We Sat Down LOVES children's book awards.* + **
For years, book award lists (not just the winners) have informed our reading - and especially our book purchases. The lists just make browsing easier. They are often a starting block for our browsing, and there're generally a whole bunch of books on there that we like (as well as a whole bunch of books we don't). We keep an eye on all sorts of awards (you can see the links on our right hand sidebar). Other than award lists, trusted word of mouth is what tends to guide us.
Different awards aim to achieve different things. And so of course, we love some awards more than others and that's how it is. Humans are generally all relatively critical: we make preferences to filter things and choose. Whatever floats your boat.......
For us, at the moment, the big one is the Carnegie, for obvious and multiple reasons: it has a well-developed Shadowing scheme, its juding criteria is published and the award is for literature written for children. In addition to a 'list', all of these factors mean that both of us can actively follow the award process - and enjoy it. Other awards, like the Red House Children's Book Award, let readers nominate and vote - and this is a whole different ball game (which we take part in too, when we're eligible).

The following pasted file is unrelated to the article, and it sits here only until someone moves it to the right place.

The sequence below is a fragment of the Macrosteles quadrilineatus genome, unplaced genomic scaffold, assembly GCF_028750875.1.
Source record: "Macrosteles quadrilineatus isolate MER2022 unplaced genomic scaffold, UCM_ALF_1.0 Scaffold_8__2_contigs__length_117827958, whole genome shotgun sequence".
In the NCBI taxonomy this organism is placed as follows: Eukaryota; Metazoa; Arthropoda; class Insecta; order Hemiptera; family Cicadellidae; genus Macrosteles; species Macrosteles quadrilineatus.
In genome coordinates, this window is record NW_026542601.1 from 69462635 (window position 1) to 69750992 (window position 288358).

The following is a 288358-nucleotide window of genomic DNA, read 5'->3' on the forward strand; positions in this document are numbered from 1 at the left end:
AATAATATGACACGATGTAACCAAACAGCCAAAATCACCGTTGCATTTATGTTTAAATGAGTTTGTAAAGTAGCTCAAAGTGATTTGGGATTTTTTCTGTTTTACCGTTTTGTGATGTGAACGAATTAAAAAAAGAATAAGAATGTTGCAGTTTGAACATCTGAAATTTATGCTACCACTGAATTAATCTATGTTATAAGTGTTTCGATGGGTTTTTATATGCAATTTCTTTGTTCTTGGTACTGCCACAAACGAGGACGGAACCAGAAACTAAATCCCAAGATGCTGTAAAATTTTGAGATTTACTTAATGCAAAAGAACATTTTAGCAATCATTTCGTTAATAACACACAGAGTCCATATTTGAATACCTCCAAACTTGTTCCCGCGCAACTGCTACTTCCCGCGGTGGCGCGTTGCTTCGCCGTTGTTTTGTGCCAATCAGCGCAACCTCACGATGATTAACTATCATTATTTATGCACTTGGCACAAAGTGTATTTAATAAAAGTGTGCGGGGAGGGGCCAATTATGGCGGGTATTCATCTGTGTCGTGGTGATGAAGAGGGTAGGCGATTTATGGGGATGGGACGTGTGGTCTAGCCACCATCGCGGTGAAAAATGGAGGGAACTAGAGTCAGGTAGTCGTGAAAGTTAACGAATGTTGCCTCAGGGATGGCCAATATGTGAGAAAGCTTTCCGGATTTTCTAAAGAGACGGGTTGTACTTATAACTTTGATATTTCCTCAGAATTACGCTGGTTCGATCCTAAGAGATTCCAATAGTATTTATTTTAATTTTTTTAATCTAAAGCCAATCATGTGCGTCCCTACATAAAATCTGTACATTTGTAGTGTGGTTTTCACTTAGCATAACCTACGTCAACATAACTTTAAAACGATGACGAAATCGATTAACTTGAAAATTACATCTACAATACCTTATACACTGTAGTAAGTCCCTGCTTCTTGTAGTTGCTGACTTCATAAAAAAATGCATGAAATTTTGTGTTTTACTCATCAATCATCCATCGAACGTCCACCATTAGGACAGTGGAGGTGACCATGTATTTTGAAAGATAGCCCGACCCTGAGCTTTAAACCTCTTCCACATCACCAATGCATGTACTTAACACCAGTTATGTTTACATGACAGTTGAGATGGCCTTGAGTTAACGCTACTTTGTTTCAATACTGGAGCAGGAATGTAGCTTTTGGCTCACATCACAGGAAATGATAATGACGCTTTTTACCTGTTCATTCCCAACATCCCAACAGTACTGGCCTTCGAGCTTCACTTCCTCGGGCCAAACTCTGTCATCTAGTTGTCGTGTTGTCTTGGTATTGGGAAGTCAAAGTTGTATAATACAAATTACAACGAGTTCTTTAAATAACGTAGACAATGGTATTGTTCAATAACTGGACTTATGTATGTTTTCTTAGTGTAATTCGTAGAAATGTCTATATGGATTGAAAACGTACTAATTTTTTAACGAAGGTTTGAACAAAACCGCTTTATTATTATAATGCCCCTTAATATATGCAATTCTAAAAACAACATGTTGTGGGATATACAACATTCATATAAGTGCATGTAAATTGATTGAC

There is a lot of mumbling and grumbling about the fact that it is adults who both choose and judge the Carnegie & Greenaway medals. It's run by CILIP, the UK's librarian association, and is nominated and judged by CILIP members (who are adult librarians). For me, more than anything, what distinguishes the type of books shortlisted for the Carnegie is that adults and children can often both relate to them (this flavour is probably precisely because adults - who were once children - have selected them). They're mostly an intergenerational read and I love this. There are plenty of books that Little M reads, which I don't and vice versa. Currently, the Carnegie medal is an exciting meeting place for us both.
Now, I'm also keen to see how the new Booktrust Best Book Awards works. It's arguably going head-to-head with the Carnegie in the world of UK children's book awards. The timings of the award process looks similar and it's planning some sort of 'following' scheme. But, it's involving children directly in the process and it has many award categories divided by age and genre/type. I have lots of respect for Booktrust, so this award's on our radar (though whether it'll match my intergenerational preference, I'll have to wait and see).
*PS. Actually, we just love AWARDS!!!
**PPS. There are plenty of yummy books that don't make award lists. We've read (and bought) more than a fair few of those too.